Cris Moore once tried to teach me some English idioms that I, not being a native English speaker, was not familiar with. For example:
You're barking up both ends of the wrong stick.
Never look a greek house in the mouth when he's down!
It took me a while to catch on to the fact that he was making fun of me by mixing and matching unrelated expressions.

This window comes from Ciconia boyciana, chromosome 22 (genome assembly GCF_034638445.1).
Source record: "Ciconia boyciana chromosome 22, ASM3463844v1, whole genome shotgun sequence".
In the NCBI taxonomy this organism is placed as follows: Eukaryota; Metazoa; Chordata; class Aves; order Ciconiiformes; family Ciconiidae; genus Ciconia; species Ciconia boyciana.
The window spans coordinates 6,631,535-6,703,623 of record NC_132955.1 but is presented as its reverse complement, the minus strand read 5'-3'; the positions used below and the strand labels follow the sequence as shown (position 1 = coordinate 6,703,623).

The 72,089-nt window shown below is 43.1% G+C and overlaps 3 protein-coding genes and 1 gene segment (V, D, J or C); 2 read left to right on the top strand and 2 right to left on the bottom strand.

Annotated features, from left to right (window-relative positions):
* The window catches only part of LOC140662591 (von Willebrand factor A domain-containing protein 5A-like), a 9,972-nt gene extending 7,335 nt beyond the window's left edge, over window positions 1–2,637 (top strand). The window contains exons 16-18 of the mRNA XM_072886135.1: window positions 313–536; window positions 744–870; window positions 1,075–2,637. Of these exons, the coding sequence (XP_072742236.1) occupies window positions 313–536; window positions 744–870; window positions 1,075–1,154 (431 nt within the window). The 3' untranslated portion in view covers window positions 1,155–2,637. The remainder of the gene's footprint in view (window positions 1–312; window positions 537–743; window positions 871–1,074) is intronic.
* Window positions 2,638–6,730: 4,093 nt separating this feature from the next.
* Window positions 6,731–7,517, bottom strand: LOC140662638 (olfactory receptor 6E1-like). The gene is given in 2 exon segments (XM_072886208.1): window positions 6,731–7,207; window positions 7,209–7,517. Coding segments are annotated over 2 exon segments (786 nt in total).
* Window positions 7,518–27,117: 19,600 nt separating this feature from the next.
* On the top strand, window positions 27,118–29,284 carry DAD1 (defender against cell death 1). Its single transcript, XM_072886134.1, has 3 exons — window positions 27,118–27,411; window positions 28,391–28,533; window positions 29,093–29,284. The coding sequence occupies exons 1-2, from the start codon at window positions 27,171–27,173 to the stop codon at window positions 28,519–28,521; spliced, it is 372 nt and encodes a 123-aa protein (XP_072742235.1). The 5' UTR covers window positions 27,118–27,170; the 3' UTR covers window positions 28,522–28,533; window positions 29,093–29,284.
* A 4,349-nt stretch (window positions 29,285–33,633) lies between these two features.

Isn't this the way in which creative thoughts often come up in research? We're kicking around random ideas, then someone says: "How about using x for xx?" or "Does this x remind you of xx?", relating x and xx, two completely different areas, techniques or results. Such remarks can be the source of great, original papers. That is why, when we evaluate PhD applications, I tend to give a bonus to students who have a strength outside CS: my hope is that one day they'll find a way to leverage in research their non-standard knowledge and bring in ideas from their other field of expertise.